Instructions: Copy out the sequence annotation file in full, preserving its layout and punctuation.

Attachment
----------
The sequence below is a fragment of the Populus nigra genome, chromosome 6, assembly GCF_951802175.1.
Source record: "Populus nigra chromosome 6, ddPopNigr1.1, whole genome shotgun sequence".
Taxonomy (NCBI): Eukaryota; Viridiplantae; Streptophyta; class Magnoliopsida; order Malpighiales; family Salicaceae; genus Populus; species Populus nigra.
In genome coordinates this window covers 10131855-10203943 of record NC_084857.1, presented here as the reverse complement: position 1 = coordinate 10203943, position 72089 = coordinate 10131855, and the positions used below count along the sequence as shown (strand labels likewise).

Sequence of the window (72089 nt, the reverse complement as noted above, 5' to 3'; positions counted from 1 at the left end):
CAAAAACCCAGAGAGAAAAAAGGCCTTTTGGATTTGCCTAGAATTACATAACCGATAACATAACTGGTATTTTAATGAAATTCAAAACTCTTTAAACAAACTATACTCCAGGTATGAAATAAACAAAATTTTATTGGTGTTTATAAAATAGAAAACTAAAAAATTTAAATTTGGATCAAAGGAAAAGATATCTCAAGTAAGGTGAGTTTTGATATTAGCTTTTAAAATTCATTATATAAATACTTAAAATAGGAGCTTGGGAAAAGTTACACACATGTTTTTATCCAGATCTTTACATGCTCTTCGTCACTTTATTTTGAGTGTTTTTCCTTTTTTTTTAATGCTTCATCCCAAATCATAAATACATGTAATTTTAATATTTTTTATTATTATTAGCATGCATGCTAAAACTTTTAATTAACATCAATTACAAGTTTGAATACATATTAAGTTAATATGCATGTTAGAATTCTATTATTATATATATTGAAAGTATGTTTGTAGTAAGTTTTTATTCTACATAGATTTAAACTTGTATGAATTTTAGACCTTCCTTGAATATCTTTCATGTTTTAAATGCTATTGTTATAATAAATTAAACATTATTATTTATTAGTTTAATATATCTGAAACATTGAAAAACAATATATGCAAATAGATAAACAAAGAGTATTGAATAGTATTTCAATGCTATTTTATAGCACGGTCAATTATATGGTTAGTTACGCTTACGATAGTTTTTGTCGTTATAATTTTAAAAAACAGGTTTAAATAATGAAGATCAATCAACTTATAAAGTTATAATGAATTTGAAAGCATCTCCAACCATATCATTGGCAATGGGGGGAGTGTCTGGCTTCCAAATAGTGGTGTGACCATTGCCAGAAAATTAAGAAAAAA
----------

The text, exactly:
The sequence below is a fragment of the Populus nigra genome, chromosome 6, assembly GCF_951802175.1.
Source record: "Populus nigra chromosome 6, ddPopNigr1.1, whole genome shotgun sequence".
Taxonomy (NCBI): Eukaryota; Viridiplantae; Streptophyta; class Magnoliopsida; order Malpighiales; family Salicaceae; genus Populus; species Populus nigra.
In genome coordinates this window covers 10131855-10203943 of record NC_084857.1, presented here as the reverse complement: position 1 = coordinate 10203943, position 72089 = coordinate 10131855, and the positions used below count along the sequence as shown (strand labels likewise).

Sequence of the window (72089 nt, the reverse complement as noted above, 5' to 3'; positions counted from 1 at the left end):
CAAAAACCCAGAGAGAAAAAAGGCCTTTTGGATTTGCCTAGAATTACATAACCGATAACATAACTGGTATTTTAATGAAATTCAAAACTCTTTAAACAAACTATACTCCAGGTATGAAATAAACAAAATTTTATTGGTGTTTATAAAATAGAAAACTAAAAAATTTAAATTTGGATCAAAGGAAAAGATATCTCAAGTAAGGTGAGTTTTGATATTAGCTTTTAAAATTCATTATATAAATACTTAAAATAGGAGCTTGGGAAAAGTTACACACATGTTTTTATCCAGATCTTTACATGCTCTTCGTCACTTTATTTTGAGTGTTTTTCCTTTTTTTTTAATGCTTCATCCCAAATCATAAATACATGTAATTTTAATATTTTTTATTATTATTAGCATGCATGCTAAAACTTTTAATTAACATCAATTACAAGTTTGAATACATATTAAGTTAATATGCATGTTAGAATTCTATTATTATATATATTGAAAGTATGTTTGTAGTAAGTTTTTATTCTACATAGATTTAAACTTGTATGAATTTTAGACCTTCCTTGAATATCTTTCATGTTTTAAATGCTATTGTTATAATAAATTAAACATTATTATTTATTAGTTTAATATATCTGAAACATTGAAAAACAATATATGCAAATAGATAAACAAAGAGTATTGAATAGTATTTCAATGCTATTTTATAGCACGGTCAATTATATGGTTAGTTACGCTTACGATAGTTTTTGTCGTTATAATTTTAAAAAACAGGTTTAAATAATGAAGATCAATCAACTTATAAAGTTATAATGAATTTGAAAGCATCTCCAACCATATCATTGGCAATGGGGGGAGTGTCTGGCTTCCAAATAGTGGTGTGACCATTGCCAGAAAATTAAGAAAAAA